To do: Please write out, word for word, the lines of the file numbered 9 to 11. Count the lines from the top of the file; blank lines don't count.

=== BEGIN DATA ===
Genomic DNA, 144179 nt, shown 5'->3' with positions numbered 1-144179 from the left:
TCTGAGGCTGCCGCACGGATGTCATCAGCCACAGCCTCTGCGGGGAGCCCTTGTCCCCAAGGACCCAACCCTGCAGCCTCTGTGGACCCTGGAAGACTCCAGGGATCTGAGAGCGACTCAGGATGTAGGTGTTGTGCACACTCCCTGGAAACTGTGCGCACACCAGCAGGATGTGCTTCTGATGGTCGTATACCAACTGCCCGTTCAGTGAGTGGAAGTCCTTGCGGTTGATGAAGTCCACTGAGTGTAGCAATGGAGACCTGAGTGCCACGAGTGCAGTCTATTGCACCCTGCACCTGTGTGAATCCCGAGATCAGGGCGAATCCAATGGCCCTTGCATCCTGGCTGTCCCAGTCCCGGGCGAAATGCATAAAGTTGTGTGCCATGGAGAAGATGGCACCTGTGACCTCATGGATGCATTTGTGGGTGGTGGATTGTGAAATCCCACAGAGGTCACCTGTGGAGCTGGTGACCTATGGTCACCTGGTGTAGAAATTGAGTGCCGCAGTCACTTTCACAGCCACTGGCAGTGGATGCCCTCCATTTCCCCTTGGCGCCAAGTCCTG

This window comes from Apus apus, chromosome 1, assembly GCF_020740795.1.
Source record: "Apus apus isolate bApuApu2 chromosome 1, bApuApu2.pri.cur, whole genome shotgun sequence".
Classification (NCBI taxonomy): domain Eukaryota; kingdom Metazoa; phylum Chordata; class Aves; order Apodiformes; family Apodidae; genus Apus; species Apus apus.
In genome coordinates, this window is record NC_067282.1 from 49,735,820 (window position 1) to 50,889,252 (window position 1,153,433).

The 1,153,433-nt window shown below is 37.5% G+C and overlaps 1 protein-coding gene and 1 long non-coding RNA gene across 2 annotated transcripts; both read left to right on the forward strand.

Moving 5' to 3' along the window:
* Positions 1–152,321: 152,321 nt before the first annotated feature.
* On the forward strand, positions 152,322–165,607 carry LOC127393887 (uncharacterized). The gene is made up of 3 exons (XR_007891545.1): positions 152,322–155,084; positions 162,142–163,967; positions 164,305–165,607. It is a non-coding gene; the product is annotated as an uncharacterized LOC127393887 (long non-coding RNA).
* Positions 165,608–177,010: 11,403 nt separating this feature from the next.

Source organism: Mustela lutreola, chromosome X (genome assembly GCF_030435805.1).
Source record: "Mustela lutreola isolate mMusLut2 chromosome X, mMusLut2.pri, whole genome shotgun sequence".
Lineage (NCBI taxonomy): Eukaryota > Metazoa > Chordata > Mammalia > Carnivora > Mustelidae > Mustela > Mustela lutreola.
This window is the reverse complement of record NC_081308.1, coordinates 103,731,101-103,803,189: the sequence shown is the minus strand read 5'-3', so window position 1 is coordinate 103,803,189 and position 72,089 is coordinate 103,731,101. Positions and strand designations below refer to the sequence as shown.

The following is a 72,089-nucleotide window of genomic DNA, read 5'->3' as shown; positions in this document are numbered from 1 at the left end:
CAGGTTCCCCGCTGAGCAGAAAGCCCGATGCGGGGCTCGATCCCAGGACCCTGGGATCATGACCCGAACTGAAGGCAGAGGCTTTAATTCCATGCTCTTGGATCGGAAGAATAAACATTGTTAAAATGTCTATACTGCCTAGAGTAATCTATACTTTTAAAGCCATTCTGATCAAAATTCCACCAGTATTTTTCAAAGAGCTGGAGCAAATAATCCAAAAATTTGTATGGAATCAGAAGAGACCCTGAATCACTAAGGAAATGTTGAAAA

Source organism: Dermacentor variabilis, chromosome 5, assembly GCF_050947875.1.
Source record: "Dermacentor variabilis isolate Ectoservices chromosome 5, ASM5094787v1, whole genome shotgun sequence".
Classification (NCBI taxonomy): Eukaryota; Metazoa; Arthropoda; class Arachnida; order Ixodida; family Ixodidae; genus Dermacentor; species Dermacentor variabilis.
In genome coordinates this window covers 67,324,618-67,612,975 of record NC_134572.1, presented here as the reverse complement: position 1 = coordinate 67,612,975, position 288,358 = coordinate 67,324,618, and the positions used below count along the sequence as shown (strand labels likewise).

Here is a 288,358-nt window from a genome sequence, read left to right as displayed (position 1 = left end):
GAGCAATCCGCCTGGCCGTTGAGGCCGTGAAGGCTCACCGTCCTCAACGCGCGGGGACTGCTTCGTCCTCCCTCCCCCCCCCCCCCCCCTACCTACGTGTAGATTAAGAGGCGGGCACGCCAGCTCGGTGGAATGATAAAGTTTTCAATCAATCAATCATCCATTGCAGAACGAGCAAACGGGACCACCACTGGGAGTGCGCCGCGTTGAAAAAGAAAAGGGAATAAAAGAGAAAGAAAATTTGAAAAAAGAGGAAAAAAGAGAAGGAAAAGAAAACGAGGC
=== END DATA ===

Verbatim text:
* Positions 1–152,321: 152,321 nt before the first annotated feature.
* On the forward strand, positions 152,322–165,607 carry LOC127393887 (uncharacterized). The gene is made up of 3 exons (XR_007891545.1): positions 152,322–155,084; positions 162,142–163,967; positions 164,305–165,607. It is a non-coding gene; the product is annotated as an uncharacterized LOC127393887 (long non-coding RNA).
* Positions 165,608–177,010: 11,403 nt separating this feature from the next.